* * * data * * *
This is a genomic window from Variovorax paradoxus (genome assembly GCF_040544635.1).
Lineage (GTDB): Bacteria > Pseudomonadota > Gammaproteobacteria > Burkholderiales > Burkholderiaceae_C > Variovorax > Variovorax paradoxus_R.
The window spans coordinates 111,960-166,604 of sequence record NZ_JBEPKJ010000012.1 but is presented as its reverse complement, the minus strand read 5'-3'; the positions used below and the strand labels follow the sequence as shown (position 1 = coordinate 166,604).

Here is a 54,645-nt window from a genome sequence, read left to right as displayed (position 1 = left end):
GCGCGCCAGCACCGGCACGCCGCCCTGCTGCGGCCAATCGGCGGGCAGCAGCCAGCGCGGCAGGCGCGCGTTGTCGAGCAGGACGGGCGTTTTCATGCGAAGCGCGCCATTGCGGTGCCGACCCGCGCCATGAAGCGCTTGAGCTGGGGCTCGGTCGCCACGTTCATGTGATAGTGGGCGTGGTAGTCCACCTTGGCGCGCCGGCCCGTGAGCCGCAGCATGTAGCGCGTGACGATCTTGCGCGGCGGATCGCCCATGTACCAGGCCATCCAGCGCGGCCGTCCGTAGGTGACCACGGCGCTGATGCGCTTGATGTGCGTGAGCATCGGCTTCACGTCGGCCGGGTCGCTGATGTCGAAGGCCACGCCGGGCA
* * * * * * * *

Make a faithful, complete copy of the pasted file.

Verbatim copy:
This is a genomic window from Variovorax paradoxus (genome assembly GCF_040544635.1).
Lineage (GTDB): Bacteria > Pseudomonadota > Gammaproteobacteria > Burkholderiales > Burkholderiaceae_C > Variovorax > Variovorax paradoxus_R.
The window spans coordinates 111,960-166,604 of sequence record NZ_JBEPKJ010000012.1 but is presented as its reverse complement, the minus strand read 5'-3'; the positions used below and the strand labels follow the sequence as shown (position 1 = coordinate 166,604).

Here is a 54,645-nt window from a genome sequence, read left to right as displayed (position 1 = left end):
GCGCGCCAGCACCGGCACGCCGCCCTGCTGCGGCCAATCGGCGGGCAGCAGCCAGCGCGGCAGGCGCGCGTTGTCGAGCAGGACGGGCGTTTTCATGCGAAGCGCGCCATTGCGGTGCCGACCCGCGCCATGAAGCGCTTGAGCTGGGGCTCGGTCGCCACGTTCATGTGATAGTGGGCGTGGTAGTCCACCTTGGCGCGCCGGCCCGTGAGCCGCAGCATGTAGCGCGTGACGATCTTGCGCGGCGGATCGCCCATGTACCAGGCCATCCAGCGCGGCCGTCCGTAGGTGACCACGGCGCTGATGCGCTTGATGTGCGTGAGCATCGGCTTCACGTCGGCCGGGTCGCTGATGTCGAAGGCCACGCCGGGCA